Fats 

    There is evidence from observational studies that women with uncomplicated pregnancies had lower daily fat intake (32.1%) than women who developed gestational diabetes (36.2%) (p=0.0251; n=55) (Mizgier et al 2019) and that an additional 10 g/day fat intake was associated with a lower birthweight (MD -8 g; 95%CI -16 to -0.3; p=0.04; n=1,196), with the authors concluding that balancing intake of dietary carbohydrate and fat during pregnancy could support optimal birthweight (Sharma et al 2018)

    Sweetened foods and drinks 

    There is evidence from an RCT that higher consumption of foods and drinks that contribute to intake of added sugars (2 times daily versus <1 time/week) is associated with higher gestational weight gain (MD 5.4 kg; 95% CI 2.1 to 8.7; n=342) (Renault et al 2015b). Observational studies report an association between sugar-sweetened foods and drinks and impaired glucose tolerance (p<0.05; n=180) (Soto et al 2015) and gestational diabetes (aOR for highest vs lowest category 2.03; 95%CI 1.25 to 3.31; n=3,396) (Donazar-Ezcurra et al 2018). It is also associated with an increased prevalence of major depressive disorder (adjusted prevalence ratio [aPR] 1.91; 95%CI 1.19 to 3.07; n=712) (Paskulin et al 2017).  

    Fetal and child growth is also affected by higher intake of sweetened foods and drinks, with increased risks of large for gestational age (aRR 1.57; 95%CI 1.05 to 2.35; n=918 mother-child pairs) (Zhu et al 2017), increased infant BMI z score (0.20-unit increase in infant BMI z score; 95% CI 0.02 to 0.38; n=2,686) and overweight at 1 year (aOR 2.19; 95%CI 1.23 to 3.88,686) (Azad et al 2016) and 7 years of age (aRR 1.93; 95%CI 1.24 to 3.01; 918 mother-child pairs) (Zhu et al 2017). Maternal consumption of sweetened foods and beverages is also associated with infant atopy (OR for highest versus lowest quintile of sugar intake 1.38, 95%CI 1.06 to 1.78; per quintile p-trend=0.006; n=8,956) and asthma (OR 2.01, 95% CI 1.23-3.29; per quintile p-trend=0.004 n=8,956) (Bedard et al 2017)

    Fast foods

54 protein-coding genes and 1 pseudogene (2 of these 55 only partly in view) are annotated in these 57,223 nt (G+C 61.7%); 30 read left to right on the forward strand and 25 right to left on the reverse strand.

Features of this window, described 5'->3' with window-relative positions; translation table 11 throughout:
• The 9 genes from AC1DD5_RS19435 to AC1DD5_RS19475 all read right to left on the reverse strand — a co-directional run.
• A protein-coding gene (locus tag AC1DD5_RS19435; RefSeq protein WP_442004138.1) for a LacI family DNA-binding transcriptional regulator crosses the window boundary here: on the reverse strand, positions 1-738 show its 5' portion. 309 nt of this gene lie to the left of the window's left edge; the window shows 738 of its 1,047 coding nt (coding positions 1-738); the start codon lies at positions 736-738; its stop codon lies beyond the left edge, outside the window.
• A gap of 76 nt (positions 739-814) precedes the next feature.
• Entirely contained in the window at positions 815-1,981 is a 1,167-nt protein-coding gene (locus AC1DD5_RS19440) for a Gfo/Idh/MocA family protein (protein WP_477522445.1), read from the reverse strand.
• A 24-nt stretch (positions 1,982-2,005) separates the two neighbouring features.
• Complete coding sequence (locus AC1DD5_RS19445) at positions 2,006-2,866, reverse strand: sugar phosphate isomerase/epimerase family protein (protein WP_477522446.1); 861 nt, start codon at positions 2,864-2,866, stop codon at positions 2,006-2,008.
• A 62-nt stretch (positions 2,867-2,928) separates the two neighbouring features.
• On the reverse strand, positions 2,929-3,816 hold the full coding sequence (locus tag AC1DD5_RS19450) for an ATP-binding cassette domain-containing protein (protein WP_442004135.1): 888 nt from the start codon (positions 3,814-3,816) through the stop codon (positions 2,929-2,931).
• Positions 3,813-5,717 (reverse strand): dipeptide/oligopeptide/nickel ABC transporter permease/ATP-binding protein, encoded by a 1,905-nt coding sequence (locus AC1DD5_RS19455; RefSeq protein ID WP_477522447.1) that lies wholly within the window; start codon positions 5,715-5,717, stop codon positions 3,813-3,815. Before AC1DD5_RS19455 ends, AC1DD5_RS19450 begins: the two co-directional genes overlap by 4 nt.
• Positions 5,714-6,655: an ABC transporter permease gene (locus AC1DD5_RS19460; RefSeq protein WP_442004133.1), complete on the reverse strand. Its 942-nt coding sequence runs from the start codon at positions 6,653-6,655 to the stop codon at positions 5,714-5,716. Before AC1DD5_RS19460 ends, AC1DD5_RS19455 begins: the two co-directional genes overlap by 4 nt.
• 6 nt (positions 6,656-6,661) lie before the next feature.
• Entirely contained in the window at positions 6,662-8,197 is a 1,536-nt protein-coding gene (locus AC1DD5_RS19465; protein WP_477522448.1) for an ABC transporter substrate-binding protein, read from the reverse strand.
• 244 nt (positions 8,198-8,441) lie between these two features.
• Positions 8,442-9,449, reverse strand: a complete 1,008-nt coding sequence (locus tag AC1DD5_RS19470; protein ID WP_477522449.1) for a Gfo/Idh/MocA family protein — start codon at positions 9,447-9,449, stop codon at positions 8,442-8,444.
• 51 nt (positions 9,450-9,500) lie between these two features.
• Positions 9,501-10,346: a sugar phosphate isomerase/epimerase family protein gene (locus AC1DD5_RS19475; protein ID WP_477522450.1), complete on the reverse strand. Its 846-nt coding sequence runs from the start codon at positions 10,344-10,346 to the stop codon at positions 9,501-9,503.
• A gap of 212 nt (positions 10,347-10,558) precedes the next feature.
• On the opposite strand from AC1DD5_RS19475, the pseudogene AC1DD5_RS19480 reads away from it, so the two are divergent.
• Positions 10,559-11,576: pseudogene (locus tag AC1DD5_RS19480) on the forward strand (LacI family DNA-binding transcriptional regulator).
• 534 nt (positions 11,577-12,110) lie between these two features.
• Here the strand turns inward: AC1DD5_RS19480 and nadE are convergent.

There is evidence from cohort studies that ‘fast food’ (eg ready-to-eat food and drinks that are typically higher in energy (kilojoules), low in nutrition and prepared away from home) consumption is associated with an increased risk of gestational diabetes (aOR for high vs low consumption 1.86; 95% CI 1.13 to 3.06; n=3,048) (Dominguez et al 2014), infant eczema (p=0.005; n=1,000) (Castro-Rodriguez et al 2016) and asthma (RR 4.46; 95%CI 1.36 to 14.6; n=1,201 mother-child pairs) (von Ehrenstein et al 2015). A small case-control study found a positive association between maternal intake of fried foods and retinoblastoma in the child (OR 4.89, 95 % CI 1.72 to 13.89; n=299) (Lombardi et al 2015)

    Caffeine 

    There is insufficient evidence to confirm or refute the effectiveness of caffeine avoidance on birth weight or other pregnancy outcomes (Jahanfar & Jaafar 2015). Food Standards Australia and New Zealand suggests limiting intake during pregnancy to 200 mg of caffeine (FSANZ 2019), noting that caffeine is present in coffee, tea, colas, energy drinks and chocolate. 

    There is evidence from observational studies that the risks of preterm birth (OR per 100 mg/d caffeine increase 1.28; 95%CI 1.03 to 1.58; P=0.03; n=858) (Okubo et al 2015) and childhood brain tumours (OR ≥2 cups per day 2.52; 95% CI 1.26 to 5.04; n=1,019) (Greenop et al 2014) increase with caffeine intake.  

    11.2 Nutritional supplements

    Dietary patterns consistent with the Australian Dietary Guidelines will allow the general population to meet nutrient requirements. However, the recommended dietary intake is higher for some nutrients during pregnancy ((NHMRC & NZ Ministry of Health 2020)) and supplementation of some nutrients (eg folic acid and iodine) is recommended. Some women may also seek advice on other supplements.  

    11.2.1 Vitamins

    Pregnancy multivitamins 

    Background  

    In Australian observational studies: 

    • 79% of pregnant women used multivitamin supplements (Shand et al 2016)

    • 42% of participants used pregnancy multivitamins, with 26.8% using multivitamins in combination with individual micronutrients and 9.8% using specific micronutrient supplements; nulliparous women were more likely to take supplements (McAlpine et al 2020)

    • 83% of women took a multivitamin during pregnancy, with 90% of women with post-secondary education and 64% of women with secondary education only using these supplements (Malek et al 2018)